The 5th annual HTAsiaLink Conference officially concludes after a four-day intensive gathering of HTA practitioners and experts in Singapore. The conference was jointly organized by the Ministry of Health, Singapore, the Health Services Research Department of the Eastern Health Alliance and the Health Services Research Institute of SingHealth and took place at Duke-NUS Graduate School between the 3rd to the 6th of May 2016.
Now at its 5th year, the conference has received its highest number of abstract submissions and highest number of participants to date. The network has grown substantially since its inception in 2010, starting with only five member organizations to this year’s astonishing 28 organizations from at least 15 different countries. It is noteworthy to mention that the HTAsiaLink conference has not only been a platform for research to be shared amongst peers and colleagues across Asia and the west but has increasingly emerged to become the stage with which countries who wish to incorporate HTA into their decision-making process can learn about HTA case-studies from other countries who already have an HTA institutional arrangement embedded in their policy-making, such as Thailand or as hospital-based, like Singapore.
Plenty of newcomers and HTA neophytes emerged at this year’s conference. A delegate from the Essential Medicines and Technology Division (EMTD), Department of Medical Services, Ministry of Health, Bhutan, has noted that this was his second time to attend the HTAsialink conference and hopes to attend in the incoming years. He remarks that the HTAsialink conference was a good platform of learning on how to conduct HTA as it would apply to Bhutan.
This year, the conference was divided into four parts – on opening day, it began with pre-conference workshops from various HTA experts flown in from Europe, Australia and Singapore with lectures on economic models, multi-criteria decision analysis (MCDA), health care systems dynamics and how to present your research at a conference. The second and third day was filled with plenary sessions and the presentation of relevant research from all the members of the network. On the last day a plenary session was held in the morning on, how much do institutional arrangements make for HTA discussing the different types of HTA bodies that countries can have and whether they make a difference for evidence-based policy. In the afternoon, the closing session included the members and the board meeting. These meetings were substantial to set the direction of the network as a whole.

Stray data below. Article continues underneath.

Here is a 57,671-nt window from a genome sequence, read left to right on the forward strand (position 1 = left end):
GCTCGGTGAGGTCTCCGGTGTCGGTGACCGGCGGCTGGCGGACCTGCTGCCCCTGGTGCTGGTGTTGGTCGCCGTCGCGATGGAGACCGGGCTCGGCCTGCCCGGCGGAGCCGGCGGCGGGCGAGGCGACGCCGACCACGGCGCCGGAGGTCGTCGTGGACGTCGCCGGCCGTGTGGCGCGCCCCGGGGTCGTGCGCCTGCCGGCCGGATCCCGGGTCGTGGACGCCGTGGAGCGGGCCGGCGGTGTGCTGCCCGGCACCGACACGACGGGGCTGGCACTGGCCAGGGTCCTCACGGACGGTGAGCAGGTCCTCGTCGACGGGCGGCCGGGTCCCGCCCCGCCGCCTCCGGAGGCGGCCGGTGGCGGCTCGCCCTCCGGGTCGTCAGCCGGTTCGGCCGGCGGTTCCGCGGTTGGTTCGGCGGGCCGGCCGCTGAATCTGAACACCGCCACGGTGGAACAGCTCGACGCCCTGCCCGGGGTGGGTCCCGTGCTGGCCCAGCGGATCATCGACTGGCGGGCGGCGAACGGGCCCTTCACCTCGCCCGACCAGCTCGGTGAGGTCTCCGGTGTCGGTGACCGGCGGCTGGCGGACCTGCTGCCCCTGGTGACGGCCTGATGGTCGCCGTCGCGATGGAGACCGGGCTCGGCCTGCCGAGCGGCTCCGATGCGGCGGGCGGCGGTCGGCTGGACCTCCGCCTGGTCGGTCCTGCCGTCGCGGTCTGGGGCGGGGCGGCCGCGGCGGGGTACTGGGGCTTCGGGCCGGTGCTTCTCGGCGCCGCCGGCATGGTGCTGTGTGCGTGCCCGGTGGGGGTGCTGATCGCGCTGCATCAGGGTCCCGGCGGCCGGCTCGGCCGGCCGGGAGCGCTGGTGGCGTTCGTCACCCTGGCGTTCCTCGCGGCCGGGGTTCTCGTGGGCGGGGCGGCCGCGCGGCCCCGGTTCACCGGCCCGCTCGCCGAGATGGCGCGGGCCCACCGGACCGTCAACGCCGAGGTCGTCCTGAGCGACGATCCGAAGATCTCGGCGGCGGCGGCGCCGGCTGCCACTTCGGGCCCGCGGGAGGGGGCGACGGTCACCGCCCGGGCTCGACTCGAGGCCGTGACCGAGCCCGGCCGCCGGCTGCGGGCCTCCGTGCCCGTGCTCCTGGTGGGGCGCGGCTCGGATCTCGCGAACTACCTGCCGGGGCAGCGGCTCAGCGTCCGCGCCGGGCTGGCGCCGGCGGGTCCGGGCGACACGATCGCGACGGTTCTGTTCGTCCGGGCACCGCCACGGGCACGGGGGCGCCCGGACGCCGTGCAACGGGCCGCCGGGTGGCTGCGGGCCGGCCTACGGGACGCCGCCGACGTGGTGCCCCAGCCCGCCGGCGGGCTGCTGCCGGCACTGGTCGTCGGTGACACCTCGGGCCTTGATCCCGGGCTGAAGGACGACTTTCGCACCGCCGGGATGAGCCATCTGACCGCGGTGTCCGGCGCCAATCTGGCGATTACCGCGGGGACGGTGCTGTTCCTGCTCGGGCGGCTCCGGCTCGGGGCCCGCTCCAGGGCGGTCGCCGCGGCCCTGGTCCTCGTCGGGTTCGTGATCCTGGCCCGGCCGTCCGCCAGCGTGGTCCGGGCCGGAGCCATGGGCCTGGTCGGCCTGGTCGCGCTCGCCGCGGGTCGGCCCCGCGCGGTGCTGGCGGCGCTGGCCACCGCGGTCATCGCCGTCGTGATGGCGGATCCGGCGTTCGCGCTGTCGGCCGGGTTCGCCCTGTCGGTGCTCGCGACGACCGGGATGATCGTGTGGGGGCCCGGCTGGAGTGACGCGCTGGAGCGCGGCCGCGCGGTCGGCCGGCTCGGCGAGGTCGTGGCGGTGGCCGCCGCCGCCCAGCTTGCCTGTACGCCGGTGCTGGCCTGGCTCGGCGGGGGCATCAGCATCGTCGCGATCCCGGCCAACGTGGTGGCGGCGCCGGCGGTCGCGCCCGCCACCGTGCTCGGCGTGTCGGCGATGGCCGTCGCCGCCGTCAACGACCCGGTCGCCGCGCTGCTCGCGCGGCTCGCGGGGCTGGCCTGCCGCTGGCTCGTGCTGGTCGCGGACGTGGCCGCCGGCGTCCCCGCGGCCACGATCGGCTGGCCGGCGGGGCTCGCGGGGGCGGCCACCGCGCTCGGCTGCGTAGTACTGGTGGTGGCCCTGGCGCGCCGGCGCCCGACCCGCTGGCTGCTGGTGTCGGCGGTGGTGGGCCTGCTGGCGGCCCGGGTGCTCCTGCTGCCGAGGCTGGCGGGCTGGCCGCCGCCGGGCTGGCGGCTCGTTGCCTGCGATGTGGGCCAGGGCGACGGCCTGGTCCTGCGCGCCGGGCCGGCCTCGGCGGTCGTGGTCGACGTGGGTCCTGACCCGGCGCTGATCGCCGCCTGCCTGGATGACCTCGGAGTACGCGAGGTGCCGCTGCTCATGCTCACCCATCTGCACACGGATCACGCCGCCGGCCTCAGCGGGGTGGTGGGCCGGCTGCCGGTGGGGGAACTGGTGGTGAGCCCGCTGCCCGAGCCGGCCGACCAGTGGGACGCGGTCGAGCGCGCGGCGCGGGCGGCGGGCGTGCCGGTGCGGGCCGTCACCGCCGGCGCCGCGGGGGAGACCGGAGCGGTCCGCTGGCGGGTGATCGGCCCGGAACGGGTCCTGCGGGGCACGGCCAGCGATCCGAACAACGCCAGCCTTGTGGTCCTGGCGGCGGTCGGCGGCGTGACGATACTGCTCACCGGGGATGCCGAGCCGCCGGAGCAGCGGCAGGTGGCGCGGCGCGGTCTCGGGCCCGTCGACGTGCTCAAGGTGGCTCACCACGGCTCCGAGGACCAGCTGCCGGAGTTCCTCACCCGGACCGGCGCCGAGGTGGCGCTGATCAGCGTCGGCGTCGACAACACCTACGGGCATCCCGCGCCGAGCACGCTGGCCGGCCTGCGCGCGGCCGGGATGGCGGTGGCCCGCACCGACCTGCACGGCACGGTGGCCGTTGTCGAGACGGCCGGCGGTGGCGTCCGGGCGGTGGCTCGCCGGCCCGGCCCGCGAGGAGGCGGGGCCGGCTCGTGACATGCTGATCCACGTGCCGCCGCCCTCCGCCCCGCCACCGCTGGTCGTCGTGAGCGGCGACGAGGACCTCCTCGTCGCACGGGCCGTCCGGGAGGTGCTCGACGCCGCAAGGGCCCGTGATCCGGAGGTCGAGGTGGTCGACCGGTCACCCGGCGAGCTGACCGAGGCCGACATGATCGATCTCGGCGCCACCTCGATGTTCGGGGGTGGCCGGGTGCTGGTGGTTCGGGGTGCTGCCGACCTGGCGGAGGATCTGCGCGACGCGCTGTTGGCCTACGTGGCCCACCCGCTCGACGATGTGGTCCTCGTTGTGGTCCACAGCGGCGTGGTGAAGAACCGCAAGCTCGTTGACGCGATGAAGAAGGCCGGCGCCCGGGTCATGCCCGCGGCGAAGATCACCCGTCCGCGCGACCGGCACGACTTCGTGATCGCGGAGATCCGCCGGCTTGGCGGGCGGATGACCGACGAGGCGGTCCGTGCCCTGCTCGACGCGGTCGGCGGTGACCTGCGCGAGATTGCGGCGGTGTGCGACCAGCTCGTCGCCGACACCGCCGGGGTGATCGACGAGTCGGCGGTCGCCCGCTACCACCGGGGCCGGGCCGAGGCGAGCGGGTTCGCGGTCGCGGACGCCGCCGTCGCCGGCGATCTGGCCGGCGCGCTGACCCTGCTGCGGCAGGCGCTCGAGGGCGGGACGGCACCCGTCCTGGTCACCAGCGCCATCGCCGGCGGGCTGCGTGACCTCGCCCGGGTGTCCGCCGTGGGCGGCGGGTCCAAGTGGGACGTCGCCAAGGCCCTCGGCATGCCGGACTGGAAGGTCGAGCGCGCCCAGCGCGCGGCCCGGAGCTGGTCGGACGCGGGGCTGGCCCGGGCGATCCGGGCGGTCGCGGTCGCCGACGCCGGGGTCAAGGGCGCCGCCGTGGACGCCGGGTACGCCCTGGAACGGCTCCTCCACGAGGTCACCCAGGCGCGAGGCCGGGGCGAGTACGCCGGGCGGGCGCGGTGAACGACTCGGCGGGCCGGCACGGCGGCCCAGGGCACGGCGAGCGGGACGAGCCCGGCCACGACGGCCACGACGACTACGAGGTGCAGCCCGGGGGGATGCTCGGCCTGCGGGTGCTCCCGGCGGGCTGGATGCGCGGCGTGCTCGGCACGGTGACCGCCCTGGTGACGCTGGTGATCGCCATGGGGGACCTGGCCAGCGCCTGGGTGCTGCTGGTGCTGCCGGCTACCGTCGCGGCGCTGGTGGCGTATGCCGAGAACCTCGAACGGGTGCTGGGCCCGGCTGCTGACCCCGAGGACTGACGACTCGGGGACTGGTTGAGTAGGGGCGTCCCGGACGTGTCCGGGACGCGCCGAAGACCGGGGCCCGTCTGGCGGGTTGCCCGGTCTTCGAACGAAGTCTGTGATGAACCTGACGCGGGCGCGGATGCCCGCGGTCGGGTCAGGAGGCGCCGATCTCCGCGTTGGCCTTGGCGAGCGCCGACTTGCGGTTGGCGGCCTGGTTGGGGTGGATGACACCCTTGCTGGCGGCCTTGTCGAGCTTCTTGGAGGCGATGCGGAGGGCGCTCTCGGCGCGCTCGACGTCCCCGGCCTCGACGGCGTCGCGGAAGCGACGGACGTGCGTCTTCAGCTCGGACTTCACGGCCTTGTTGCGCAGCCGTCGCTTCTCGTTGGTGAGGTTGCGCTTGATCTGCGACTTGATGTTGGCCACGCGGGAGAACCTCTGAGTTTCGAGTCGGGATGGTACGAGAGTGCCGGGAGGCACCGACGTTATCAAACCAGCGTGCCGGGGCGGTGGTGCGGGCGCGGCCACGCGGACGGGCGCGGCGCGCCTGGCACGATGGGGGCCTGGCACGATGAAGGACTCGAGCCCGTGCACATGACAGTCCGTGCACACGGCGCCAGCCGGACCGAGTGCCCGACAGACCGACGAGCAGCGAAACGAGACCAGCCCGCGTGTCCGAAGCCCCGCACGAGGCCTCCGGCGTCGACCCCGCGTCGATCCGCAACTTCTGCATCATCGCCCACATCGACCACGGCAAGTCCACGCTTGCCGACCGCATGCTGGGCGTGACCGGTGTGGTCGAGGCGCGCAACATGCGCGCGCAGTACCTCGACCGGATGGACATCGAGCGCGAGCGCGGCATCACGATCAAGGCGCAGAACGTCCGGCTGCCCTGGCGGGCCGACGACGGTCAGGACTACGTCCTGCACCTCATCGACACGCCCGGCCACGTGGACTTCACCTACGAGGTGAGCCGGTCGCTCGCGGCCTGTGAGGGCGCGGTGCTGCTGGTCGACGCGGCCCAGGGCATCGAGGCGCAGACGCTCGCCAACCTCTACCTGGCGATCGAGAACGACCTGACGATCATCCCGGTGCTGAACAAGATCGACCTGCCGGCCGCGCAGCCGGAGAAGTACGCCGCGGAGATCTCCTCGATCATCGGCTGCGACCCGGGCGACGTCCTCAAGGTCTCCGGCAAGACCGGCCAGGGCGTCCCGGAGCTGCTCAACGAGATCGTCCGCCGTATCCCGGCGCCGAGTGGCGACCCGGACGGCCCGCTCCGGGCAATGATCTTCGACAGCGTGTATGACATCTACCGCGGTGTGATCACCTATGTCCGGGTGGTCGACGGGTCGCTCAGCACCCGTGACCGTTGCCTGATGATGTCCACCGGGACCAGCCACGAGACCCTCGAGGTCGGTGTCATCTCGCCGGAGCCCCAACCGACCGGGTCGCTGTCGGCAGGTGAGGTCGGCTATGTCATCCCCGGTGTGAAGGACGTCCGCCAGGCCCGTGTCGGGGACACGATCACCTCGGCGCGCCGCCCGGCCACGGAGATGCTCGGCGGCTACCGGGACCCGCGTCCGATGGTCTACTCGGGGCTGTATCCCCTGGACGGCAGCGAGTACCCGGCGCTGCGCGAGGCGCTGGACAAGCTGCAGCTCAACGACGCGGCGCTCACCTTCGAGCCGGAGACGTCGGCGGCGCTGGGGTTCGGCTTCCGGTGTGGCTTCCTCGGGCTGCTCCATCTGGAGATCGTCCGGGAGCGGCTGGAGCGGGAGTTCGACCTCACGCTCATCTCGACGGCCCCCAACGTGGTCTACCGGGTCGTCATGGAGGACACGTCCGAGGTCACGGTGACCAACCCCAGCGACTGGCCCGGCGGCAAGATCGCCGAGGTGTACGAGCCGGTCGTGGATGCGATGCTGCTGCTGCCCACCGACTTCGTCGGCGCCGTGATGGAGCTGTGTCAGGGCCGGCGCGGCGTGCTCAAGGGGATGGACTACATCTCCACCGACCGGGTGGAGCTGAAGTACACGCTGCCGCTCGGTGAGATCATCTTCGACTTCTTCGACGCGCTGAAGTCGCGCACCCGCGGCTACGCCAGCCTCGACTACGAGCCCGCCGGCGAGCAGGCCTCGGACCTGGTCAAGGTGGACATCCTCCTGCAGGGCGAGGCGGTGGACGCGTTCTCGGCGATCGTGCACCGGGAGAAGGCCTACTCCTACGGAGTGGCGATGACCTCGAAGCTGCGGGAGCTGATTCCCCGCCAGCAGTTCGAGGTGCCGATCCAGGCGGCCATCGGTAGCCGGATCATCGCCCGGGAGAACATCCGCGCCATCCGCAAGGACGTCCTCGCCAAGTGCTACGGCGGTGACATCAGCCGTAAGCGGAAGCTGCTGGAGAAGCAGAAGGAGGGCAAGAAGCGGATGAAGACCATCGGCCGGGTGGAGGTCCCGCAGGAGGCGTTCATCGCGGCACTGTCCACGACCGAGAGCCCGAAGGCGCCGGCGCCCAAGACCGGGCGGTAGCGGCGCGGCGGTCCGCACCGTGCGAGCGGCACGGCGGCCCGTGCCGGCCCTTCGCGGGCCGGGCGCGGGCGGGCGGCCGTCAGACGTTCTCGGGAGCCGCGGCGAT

One of the features in the line of workshops during the pre-conference was a session on Value focused thinking in MCDA in HTA and Health policy jointly held by Professor Alec Morton from the University of Strathclyde and Ms. Laura Morris from NICE International. In the session, Professor Morton highlights that HTA practitioners not only focus on providing analyses that showcase cost-effectiveness and budgetary impacts. Analyses may also include how specific interventions will perform under different criterion. The advantage of providing these types of analyses to decision-makers is for them to have a better knowledge of the trade-offs they are making when embarking on a specific policy, not simply in terms of cost-impact but also in terms of operations and implementation impacts.
In the second and third day, the following abstracts were awarded for the successful presentation of relevant research under Economic Evaluations:
1st Place: Steven Yingpeng Qiu, CNHDRC, China, Cost-effectiveness analysis of Tenofovir Disoproxil Fumarate nucleotide antiviral therapy for chronic hepatitis B patients in China
2nd Place: Wantanee Kulpeng, HITAP, Thailand, Cholangiocarcinoma screening program in Thailand: a cost-utility analysis
3rd Place: Mohamed Ismail Abdul Aziz, Ministry of Health, Singapore, Cost-Effectveness of Nucleos(t)ide analogues for the treatment of hepatitis B
The following abstracts were awarded for the successful presentation of relevant research under Health Systems Research:
1st Place: Sally Wortley, University of Sydney, Australia, Tailoring public engagement to HTA decision-making: a discrete choice study
2nd Place: Sarocha Chootipongchaivat, HITAP, Thailand, Estimating human resource impact from introduction of pneumococcal vaccination program in the Philippines: an alongside economic evaluation study
3rd PLace: Roongnapa Khampang, HITAP, Thailand, Developing quality indicators for the Quality and Outcomes Framework program in Thailand
3rd Place: Roza, Sarimin, MaHTAS, MoH, Malaysia, Water Birth: How Safe and Effective?
This year’s lineup of research has markedly improved, according to Dr. Peter Coyte of the University of Toronto, a frequent commentator and participant in HTAsiaLink’s panel of judges over the years. This only shows how much the capacity and the expertise for HTA in Asia has improved and will continue to improve.
The 6th HTAsialink conference is set to be hosted by Vietnam’s Health Strategy and Policy Institute (HSPI). There is certainly more in store for HTA in Asia. HTAsiaLink is poised to be one of the vehicles for the diffusion of HTA in Asia. In this same manner, IDSI’s partnership with the HTAsiaLink Network will undoubtedly become a linkage to look forward to in years to come.